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Phoenix XL - Rich Man's World

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Old
10-20-2011, 11:02 AM
  #76
roccerfeller
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If recent events are anything to go by, silence is indeed the best indicator of what is really going on behind the scenes. Chipman found out fast that it pays to shut the hell up and let the league do the dirty work.
Don't get impulsive and emotional now XX, come on man. If the number on this thread is anything to go by, we know anything can happen. Silence can be both good and bad. Your point also works in your favour as much as it does against; Chipman was silent and the NHL respected that. These parties could simply not be seeking their twitter fame as IEH was, and thus, are going about their due-dilligence in silence.

In the meantime, enjoy the Yotes! Stop worrying about something that you have no power over, and that might not have the undesirable (for you) outcome you're predicting. Simple. If they leave, they leave. It will be what it will be. But they might also stay. Look at this as positive instead of negative, and your brain will thank you.

(for the record, Chipman works like that as a business man - always has - its his modus operandi, he didn't do that to appease the NHL. Jets fans are exceptionally lucky to have him as a co-owner, he's a very down to earth classy guy)

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10-20-2011, 11:09 AM
  #77
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If it was me I wouldn't go for anything longer than 5 years but you are probably right.

If it was me, I wouldn't touch the Coyotes with a 10 foot hockey stick, at any price; unless the NHL promised me ( in writing ) that I could move them or sell them to whomever and where ever I wanted after 5 years.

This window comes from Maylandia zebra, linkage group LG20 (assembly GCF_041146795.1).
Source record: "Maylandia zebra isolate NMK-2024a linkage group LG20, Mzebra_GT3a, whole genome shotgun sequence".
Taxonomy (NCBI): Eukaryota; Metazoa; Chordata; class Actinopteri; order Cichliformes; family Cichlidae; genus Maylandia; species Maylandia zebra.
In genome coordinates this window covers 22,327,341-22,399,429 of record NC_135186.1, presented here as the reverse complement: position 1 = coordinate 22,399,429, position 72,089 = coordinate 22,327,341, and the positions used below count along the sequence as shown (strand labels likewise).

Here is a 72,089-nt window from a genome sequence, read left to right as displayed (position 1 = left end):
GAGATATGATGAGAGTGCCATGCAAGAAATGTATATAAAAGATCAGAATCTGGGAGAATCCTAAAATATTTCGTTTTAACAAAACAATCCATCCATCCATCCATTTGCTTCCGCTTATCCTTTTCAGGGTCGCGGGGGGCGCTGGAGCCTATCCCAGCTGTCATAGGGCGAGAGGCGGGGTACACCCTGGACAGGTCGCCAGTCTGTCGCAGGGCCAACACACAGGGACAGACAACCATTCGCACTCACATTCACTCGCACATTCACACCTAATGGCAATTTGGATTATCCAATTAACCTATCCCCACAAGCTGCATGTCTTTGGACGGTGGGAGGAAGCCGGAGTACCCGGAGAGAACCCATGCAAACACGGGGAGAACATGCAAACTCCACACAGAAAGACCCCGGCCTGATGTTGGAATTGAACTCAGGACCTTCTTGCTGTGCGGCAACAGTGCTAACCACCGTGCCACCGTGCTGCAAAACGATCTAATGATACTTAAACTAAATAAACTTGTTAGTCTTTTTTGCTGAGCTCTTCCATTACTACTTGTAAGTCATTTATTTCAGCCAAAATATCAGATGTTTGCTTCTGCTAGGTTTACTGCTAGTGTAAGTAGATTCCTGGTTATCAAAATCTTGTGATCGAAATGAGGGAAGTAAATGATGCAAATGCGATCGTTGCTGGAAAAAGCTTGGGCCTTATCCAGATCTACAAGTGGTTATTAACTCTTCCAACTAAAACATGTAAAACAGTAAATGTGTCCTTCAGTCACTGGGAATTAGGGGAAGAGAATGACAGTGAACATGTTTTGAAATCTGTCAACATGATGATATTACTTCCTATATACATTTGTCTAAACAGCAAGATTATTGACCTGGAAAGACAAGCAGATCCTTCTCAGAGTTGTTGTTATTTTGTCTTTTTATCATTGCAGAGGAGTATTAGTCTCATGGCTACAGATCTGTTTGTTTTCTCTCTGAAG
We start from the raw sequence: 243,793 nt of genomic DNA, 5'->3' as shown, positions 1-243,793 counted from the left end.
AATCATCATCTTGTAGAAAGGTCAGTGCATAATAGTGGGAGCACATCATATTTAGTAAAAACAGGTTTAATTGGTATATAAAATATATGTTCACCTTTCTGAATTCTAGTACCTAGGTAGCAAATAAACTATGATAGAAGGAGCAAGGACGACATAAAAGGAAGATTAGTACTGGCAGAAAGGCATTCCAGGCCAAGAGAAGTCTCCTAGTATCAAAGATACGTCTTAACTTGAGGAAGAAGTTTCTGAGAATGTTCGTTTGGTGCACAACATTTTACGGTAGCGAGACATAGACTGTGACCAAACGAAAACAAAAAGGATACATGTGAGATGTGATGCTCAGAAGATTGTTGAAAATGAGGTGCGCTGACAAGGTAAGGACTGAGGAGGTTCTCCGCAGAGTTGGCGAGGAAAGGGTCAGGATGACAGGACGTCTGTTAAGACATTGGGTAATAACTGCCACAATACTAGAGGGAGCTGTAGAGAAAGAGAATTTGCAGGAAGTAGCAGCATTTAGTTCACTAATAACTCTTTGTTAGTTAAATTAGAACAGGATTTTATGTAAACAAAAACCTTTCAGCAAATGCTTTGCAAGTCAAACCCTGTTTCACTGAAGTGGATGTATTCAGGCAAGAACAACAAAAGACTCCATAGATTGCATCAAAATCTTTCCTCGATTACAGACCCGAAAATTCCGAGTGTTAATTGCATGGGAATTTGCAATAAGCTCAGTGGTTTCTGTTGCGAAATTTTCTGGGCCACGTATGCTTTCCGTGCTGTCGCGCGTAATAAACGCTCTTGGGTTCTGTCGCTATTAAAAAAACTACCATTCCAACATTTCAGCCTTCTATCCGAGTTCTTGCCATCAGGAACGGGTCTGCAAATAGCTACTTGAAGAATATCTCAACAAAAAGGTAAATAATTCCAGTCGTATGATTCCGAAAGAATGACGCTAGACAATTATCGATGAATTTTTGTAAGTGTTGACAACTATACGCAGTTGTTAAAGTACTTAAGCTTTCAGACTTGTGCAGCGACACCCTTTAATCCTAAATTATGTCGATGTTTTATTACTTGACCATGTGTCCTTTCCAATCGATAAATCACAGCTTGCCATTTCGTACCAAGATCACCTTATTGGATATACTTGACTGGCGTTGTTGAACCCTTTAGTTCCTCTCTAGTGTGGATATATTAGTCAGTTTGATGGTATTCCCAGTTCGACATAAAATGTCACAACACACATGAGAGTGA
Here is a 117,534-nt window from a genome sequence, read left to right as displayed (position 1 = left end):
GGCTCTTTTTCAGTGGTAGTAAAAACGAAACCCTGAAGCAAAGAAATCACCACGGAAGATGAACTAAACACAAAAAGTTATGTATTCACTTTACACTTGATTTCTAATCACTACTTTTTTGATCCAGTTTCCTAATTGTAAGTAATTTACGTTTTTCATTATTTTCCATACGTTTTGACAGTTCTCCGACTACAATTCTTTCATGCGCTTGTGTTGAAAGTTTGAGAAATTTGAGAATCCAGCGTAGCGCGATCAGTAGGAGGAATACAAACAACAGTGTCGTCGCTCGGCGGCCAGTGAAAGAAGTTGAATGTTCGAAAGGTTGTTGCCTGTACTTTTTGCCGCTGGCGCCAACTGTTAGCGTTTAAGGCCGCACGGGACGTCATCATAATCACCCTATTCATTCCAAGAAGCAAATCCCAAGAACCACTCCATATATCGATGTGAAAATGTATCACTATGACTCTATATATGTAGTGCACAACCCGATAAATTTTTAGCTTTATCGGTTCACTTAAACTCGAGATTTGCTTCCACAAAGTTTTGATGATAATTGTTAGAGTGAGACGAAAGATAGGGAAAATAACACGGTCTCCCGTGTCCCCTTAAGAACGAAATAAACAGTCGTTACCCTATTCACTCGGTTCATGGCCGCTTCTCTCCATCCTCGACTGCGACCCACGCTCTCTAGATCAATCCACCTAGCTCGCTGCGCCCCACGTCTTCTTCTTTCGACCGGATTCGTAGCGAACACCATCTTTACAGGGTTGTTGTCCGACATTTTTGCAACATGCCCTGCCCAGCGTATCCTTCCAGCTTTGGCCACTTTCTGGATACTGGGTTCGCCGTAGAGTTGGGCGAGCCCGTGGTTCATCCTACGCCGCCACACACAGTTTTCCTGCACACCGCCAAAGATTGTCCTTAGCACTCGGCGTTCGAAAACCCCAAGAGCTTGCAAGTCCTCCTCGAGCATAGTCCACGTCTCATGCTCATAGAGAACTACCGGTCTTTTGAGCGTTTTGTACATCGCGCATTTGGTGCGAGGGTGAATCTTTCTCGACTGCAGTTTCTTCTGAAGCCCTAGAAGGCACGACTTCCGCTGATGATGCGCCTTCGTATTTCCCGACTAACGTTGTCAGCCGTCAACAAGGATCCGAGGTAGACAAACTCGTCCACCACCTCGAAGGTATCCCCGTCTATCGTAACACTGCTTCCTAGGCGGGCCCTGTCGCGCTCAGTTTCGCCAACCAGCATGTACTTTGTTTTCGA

Of course I would agree to make an honest effort ( this to be negotiated with the NHL and the CoG as to what exactly "an honest effort" is ) to run the team to maximize profits.

Speaking of negotiating, IMO the reason for the delay in the sale has nothing to do with the price being paid for the team. That's the easy part. The negotiations are to see who pays the freight going forward, and how do "the buyer" get out of it when / if it doesn't work out.

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10-20-2011, 12:04 PM
  #78
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Most recent out of Phoenix (but not reported by any credible news source so take this with a grain of salt) is that Daly was in Glendale on Tuesday to meet with the CoG, who was also in executive session to consider both bids. Also, supposedly the Jamison group was/is in Phoenix this week.

If any of that is true, one would hope to see something on the city's agenda for next week's meeting. The agenda should be posted late Friday evening. I suspect they will not go the route of a MOU, but will have a lease drafted and ready for council approval.

I can't see the CoG not giving an out clause, and some healthy arena management fee since they are on the hook regardless for arena operation costs. Perhaps the areas of negotation have been 1) the number of years and terms under which the out clause is triggered (something between 3 - 10 years), and 2) ther arena management fee amount and how it will be calculated ala what they wanted to do with MH. I don't think the purchase price will be an issue with the NHL. I doubt an insider like Jamison would invest the time, money and energy without knowing he can reach a deal with the NHL. And we know JR was hand picked by the NHL previously, so if he is involved as reported, he must know he can reach a deal with the NHL.